Global trends in climate litigation

Hosted by the Grantham Research Institute on Climate Change and the Environment

In-person and online public event (Sheikh Zayed Theatre, Cheng Kin Ku Building)


Catherine Higham

Catherine Higham

Report author

Dr Joana Setzer

Dr Joana Setzer

Report author

Professor Harro van Asselt

Professor Harro van Asselt


Cynthia Hanawalt

Cynthia Hanawalt


Zaneta Sedilikova

Zaneta Sedilikova



Professor Carmen Nuzzo

Professor Carmen Nuzzo

This event marks the launch of the Grantham Research Institute’s (GRI) 2024 Global Trends in Climate Change Litigation Policy Report.

While the rate of new climate litigation cases may be starting to stabilize at over 200 annually, litigants continue innovating with novel types of cases and legal strategies. These efforts are bolstered by transnational exchanges between countries. Activist groups and civil society organizations continue to play a pivotal role in leveraging climate litigation to shape climate governance. Central to many of these cases is the use of human rights arguments to hold governments and corporations accountable for inadequate action on climate issues. Notably, 2023 witnessed significant advancements in litigation related to forests and biodiversity, including cases against the appropriation of forest land for carbon offsetting and challenges to the biodiversity impacts of new 'clean' energy initiatives. However, not all climate litigation aims to promote climate action. The past year also saw considerable opposition to new climate policies and legislation by various stakeholders. This trend threatens to deepen the divide in expectations of investors in the United States and other regions, particularly Europe.

The report's authors will share their insights, followed by a panel discussion with experts on the latest trends in climate change litigation.

Meet our speakers and chair

Catherine Higham (@CatherineHigha3) is Policy Fellow at the Grantham Research Institute on Climate Change and the Environment and coordinates the Climate Change Laws of the World Project. She is a co-author of the report.

Joana Setzer (@JoanaSetzer) is Associate Professorial Research Fellow at the Grantham Research Institute on Climate Change and the Environment and leads the Climate Change Laws of the World project. She is a co-author of the report.

Harro van Asselt (@harrovanasselt) is Hatton Professor of Climate Law at the University of Cambridge and Law Fellow at Hughes Hall. He is also Professor of Climate Law and Policy at the University of Eastern Finland Law School, and an affiliated researcher with the Stockholm Environment Institute.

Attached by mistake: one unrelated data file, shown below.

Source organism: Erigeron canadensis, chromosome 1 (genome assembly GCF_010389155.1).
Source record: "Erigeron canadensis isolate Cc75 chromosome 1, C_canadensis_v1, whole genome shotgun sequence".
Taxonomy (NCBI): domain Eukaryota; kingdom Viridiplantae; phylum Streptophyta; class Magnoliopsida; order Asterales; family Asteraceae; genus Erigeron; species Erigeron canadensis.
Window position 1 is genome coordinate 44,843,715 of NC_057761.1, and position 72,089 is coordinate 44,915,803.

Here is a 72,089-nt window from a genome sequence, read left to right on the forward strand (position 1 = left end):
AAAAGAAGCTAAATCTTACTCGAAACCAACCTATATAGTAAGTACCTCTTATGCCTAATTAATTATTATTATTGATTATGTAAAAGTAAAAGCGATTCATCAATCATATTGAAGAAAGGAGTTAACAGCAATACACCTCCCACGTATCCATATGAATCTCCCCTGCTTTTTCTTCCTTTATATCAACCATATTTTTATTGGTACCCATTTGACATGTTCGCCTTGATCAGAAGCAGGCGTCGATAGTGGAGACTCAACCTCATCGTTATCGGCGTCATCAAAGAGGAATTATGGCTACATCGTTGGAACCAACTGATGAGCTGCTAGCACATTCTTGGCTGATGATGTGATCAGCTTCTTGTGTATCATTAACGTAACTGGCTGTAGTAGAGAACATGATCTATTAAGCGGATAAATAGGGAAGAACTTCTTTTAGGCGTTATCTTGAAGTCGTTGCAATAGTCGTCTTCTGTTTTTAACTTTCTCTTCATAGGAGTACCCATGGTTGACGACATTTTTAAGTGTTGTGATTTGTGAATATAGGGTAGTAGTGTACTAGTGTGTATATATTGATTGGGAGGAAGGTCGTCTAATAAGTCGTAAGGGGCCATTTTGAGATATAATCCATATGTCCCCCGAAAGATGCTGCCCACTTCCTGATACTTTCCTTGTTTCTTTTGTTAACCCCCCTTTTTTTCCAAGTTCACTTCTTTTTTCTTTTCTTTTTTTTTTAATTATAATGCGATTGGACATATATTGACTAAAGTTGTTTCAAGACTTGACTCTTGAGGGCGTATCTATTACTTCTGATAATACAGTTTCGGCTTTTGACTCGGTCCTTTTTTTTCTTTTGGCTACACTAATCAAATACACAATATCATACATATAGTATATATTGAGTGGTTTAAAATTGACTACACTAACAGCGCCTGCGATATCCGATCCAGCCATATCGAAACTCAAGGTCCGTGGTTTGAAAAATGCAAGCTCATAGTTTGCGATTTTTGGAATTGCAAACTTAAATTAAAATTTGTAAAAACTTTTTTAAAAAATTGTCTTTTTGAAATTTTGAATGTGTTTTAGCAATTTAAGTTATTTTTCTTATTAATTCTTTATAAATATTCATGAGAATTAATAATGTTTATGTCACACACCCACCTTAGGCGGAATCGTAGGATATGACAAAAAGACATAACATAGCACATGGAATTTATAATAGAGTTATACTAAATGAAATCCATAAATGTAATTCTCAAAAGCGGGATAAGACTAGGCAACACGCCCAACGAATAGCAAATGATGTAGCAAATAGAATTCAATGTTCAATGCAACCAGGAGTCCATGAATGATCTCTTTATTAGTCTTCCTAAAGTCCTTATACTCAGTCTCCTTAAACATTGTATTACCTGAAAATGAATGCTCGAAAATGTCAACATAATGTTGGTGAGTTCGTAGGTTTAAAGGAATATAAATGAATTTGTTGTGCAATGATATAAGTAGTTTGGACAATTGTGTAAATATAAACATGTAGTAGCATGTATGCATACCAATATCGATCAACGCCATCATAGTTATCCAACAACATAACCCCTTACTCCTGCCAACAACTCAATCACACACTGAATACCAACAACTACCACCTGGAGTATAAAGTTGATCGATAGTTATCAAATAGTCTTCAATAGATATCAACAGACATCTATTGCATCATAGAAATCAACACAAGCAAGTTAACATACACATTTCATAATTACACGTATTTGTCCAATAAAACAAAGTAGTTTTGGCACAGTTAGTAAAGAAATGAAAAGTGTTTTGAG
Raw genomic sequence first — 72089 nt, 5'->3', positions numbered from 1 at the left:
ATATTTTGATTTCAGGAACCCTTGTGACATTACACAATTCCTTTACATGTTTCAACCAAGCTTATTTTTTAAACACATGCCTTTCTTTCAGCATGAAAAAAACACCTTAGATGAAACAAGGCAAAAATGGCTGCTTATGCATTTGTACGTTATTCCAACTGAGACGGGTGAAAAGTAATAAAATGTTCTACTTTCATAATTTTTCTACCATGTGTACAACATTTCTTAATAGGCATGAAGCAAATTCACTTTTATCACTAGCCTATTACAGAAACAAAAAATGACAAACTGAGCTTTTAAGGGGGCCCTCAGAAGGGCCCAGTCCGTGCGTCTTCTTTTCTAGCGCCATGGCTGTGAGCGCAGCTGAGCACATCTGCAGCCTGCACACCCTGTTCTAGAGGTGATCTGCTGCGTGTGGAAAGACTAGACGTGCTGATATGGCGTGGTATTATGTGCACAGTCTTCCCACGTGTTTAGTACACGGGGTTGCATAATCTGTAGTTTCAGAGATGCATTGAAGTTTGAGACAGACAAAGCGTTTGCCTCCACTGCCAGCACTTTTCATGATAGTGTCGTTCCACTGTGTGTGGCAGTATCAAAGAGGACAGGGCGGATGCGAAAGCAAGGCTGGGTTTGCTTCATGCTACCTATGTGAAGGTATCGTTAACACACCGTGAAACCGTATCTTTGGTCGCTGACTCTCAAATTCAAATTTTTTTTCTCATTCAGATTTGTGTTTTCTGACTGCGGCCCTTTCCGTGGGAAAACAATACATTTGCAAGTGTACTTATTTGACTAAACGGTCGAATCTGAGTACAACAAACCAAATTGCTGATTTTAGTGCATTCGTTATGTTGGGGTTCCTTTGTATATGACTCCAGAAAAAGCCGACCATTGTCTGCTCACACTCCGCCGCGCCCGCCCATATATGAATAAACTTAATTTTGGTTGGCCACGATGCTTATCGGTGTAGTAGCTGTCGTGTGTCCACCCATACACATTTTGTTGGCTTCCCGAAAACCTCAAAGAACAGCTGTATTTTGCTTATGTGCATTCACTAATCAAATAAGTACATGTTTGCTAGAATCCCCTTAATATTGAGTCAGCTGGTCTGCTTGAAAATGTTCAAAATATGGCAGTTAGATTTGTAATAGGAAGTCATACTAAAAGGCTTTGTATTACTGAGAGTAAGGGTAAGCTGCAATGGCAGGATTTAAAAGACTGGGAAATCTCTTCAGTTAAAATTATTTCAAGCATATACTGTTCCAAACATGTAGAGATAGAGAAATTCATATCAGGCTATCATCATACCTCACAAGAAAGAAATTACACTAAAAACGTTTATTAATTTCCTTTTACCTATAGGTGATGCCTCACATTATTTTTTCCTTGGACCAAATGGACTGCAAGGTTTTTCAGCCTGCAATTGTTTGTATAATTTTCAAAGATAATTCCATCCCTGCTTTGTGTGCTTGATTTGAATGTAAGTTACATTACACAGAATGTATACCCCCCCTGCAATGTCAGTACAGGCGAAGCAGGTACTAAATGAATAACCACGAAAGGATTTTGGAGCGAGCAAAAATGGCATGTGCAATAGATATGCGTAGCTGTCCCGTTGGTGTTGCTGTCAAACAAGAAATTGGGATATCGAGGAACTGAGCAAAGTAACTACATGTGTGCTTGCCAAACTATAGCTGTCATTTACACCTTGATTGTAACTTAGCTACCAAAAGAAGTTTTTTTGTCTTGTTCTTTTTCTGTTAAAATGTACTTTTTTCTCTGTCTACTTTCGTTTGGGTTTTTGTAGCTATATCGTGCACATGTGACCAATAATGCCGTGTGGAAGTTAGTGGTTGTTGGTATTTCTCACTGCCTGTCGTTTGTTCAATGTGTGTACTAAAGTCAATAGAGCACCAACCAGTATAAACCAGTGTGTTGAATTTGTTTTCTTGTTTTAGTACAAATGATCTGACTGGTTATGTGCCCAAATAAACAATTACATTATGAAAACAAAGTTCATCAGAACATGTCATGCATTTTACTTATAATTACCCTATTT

Cynthia Hanawalt is the Director of the Sabin Center’s financial regulation practice. Her work supports regulatory and policy responses to climate-related financial risk at the federal and state level and includes a focus on the complex intersections of ESG and antitrust law with sustainability goals and climate resiliency measures.

Zaneta Sedilikova is Director of climate and biodiversity risk consultancy firm Planet Law Lab and a Biodiversity Risk Advisor at the Commonwealth Climate and Law Initiative, where she carries out research and provides strategic advice on how biodiversity loss can pose a material risk to financial institutions and corporations.

Carmen Nuzzo is Professor in Practice at the Grantham Research Institute on Climate Change and the Environment and the Executive Director of the Transition Pathway Initiative Centre (TPI Centre).

More about this event

This event will be available to watch on LSE Live. LSE Live is the new home for our live streams, allowing you to tune in and join the global debate at LSE, wherever you are in the world. If you can't attend live, a video will be made available shortly afterwards on LSE's YouTube channel.

The Grantham Research Institute on Climate Change and the Environment (@gri_lse) is a world-leading centre for policy-relevant research and training on climate change and the environment.

Hashtag for this event: #LSEGRI

Featured image (used in source code with watermark added): Photo by Markus Spiske on Pexels.

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